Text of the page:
P1278 520241 13 ON Oil Pump or Fuel Injector Settings Not Programmed
P1279 520242 13 ON Ground Speed Pulses per Mile Not Programmed
P1400 520324 3 ON Exhaust Valve Actuator (800 HO Only)
P1401 520324 5 ON Exhaust Valve Actuator (800 HO Only)
P1402 520324 13 ON Exhaust Valve Actuator (800 HO Only)
P1403 520324 12 ON Exhaust Valve Actuator (800 HO Only)
P1404 520324 7 ON Exhaust Valve Actuator (800 HO Only)
P1405 520324 2 ON Exhaust Valve Actuator (800 HO Only)
P1406 520335 3 ON Exhaust Valve Actuator (800 HO Only)
P1407 520335 5 ON Exhaust Valve Actuator (800 HO Only)
P1408 520335 10 ON Exhaust Valve Actuator (800 HO Only)
P1409 520334 31 ON EV Actuator Overheat Condition (800 HO Only)
P1410 520337 31 ON EV Actuator Learning Default Position (800 HO Only)
P140A 520325 31 ON Exhaust Valve Position Out of Range (OPEN) (800 HO Only)
P140B 520326 31 ON Exhaust Valve Position Out of Range (MID) (800 HO Only)
P140C 520327 31 ON Exhaust Valve Position Out of Range (CLOSED) (800 HO Only)
P140D 520328 5 ON EV Actuator / Gauge Relay
P140E 520328 3 ON EV Actuator / Gauge Relay
C2418 520555 31 ON Riding With Brakes on Moderately Severe
C2419 520556 31 ON Riding With Brakes on Most Severe

This list is for informational purposes only! Source: Polarisportal.com. Keep in mind this list contains the diagnostic codes of Polaris 600/800 snowmobiles. Although diagnostic codes for other models may differ, this list can be used for many different Polaris snowmobiles. But keep in mind that best practice is to check your sled’s manual as well!

What are the Polaris Snowmobile Fault Codes?

Just like cars, modern Polaris snowmobiles feature a bunch of sensors. These measure temperature, pressure, ignition timing, fuel delivery, exhaust gas composition, and so on. If a problem is detected by a sensor, it generates a fault code, which is stored in the memory of the computer (known as ECU).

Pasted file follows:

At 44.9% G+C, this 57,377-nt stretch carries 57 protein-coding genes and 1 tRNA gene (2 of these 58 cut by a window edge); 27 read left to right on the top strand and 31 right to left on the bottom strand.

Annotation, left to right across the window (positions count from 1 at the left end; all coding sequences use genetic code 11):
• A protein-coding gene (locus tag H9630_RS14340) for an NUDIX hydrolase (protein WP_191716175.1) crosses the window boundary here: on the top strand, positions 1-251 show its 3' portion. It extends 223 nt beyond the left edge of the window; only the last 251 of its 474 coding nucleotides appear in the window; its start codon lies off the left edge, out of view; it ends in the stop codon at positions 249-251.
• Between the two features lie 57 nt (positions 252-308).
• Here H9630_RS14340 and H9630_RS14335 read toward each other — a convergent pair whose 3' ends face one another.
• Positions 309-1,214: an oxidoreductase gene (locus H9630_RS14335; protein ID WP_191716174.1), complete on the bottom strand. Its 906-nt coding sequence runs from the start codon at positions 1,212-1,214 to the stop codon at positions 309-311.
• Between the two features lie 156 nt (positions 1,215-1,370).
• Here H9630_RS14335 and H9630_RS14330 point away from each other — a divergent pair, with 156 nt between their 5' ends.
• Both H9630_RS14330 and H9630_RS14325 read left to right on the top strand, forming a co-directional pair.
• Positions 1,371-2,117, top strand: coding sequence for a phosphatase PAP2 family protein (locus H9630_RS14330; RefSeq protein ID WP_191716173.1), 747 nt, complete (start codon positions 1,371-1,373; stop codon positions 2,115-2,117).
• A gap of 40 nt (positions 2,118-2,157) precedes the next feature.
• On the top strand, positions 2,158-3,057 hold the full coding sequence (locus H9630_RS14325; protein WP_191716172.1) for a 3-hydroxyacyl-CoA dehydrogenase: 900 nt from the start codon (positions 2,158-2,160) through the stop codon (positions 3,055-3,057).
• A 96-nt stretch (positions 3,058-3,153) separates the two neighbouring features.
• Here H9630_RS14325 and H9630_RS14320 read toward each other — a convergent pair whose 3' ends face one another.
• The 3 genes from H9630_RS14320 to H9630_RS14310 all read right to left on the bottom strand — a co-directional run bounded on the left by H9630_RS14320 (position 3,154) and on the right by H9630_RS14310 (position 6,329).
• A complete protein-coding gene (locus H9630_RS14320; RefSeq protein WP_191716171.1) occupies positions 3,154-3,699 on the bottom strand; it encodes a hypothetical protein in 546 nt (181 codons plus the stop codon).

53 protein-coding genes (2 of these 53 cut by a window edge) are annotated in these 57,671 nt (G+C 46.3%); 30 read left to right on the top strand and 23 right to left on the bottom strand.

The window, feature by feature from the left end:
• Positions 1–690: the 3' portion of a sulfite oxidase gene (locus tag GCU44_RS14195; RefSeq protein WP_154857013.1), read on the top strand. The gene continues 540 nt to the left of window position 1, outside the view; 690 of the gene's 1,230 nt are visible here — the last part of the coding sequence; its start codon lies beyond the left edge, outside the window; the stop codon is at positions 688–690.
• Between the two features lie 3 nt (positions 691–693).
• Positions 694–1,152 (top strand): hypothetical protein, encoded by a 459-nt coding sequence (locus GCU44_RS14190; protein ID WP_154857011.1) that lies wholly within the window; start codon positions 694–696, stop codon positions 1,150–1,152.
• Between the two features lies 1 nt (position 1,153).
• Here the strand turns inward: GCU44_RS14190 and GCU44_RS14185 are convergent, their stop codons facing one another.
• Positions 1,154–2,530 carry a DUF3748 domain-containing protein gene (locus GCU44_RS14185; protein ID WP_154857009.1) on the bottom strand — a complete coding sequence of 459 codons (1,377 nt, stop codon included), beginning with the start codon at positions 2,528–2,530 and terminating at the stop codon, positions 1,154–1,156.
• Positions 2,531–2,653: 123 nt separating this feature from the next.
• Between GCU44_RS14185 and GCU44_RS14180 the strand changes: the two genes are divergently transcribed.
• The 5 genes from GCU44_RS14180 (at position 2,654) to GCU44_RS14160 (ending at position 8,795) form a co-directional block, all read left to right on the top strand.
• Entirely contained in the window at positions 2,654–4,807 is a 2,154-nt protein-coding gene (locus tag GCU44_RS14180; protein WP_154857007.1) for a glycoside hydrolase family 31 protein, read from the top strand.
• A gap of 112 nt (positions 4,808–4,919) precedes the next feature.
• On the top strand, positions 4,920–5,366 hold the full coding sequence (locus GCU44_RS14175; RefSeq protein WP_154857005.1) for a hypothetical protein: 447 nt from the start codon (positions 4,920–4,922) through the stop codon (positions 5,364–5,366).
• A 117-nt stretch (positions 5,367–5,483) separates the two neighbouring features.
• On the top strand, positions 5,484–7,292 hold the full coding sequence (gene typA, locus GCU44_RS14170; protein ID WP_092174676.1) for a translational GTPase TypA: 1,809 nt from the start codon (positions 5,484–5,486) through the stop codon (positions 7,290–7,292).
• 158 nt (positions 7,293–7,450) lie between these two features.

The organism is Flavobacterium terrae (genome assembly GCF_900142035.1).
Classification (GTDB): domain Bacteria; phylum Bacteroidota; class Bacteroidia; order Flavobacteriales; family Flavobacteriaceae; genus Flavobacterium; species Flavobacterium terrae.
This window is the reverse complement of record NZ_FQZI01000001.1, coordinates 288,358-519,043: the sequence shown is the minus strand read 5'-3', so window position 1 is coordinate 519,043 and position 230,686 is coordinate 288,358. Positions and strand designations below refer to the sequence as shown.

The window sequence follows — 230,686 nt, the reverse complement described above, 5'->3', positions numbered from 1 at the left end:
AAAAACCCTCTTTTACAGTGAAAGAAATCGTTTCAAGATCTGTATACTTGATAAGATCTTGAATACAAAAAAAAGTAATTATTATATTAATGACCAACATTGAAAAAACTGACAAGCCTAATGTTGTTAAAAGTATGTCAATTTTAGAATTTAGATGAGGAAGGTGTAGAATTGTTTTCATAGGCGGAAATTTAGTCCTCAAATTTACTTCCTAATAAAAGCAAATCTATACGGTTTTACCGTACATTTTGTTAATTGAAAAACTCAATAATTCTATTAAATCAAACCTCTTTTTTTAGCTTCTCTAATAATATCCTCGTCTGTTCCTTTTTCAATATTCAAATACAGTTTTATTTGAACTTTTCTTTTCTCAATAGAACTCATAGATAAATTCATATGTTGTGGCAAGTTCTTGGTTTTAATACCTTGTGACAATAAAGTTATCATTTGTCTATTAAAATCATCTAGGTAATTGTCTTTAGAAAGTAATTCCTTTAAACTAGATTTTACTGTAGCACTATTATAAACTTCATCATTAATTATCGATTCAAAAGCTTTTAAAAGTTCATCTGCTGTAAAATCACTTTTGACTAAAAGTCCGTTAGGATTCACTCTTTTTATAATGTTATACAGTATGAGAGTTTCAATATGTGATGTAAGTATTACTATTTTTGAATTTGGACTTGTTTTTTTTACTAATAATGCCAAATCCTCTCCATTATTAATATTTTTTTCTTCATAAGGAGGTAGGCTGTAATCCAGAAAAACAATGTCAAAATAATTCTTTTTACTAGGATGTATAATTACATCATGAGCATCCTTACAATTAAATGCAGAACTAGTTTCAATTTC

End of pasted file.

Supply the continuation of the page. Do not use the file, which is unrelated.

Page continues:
In most cases, this code is accompanied by a warning light on the screen to warn you of the issue.

As snowmobiles feature more and more complex systems, the potential malfunctions become more difficult as well. Thus, it’s safe to say that these diagnostics are indispensable in figuring out what the problem is.

Let’s move on and see how the Polaris diagnostic system works, and how to read the fault codes!

How to Read Polaris Snowmobile Error Codes

If there is an issue with your sled, the fault code is typically displayed on the screen. If you can only see a “CK ENG” message, don’t worry. You can read the Polaris snowmobile fault codes if you press and hold the “MENU” button. This way you can enter the diagnostic menu, where you will see three numbers.

The official Polaris error code chart lists three types of error codes. Let’s take a closer look at the fault code terminology!

P-Code: Simply put, the Polaris P-Code always identifies a specific issue.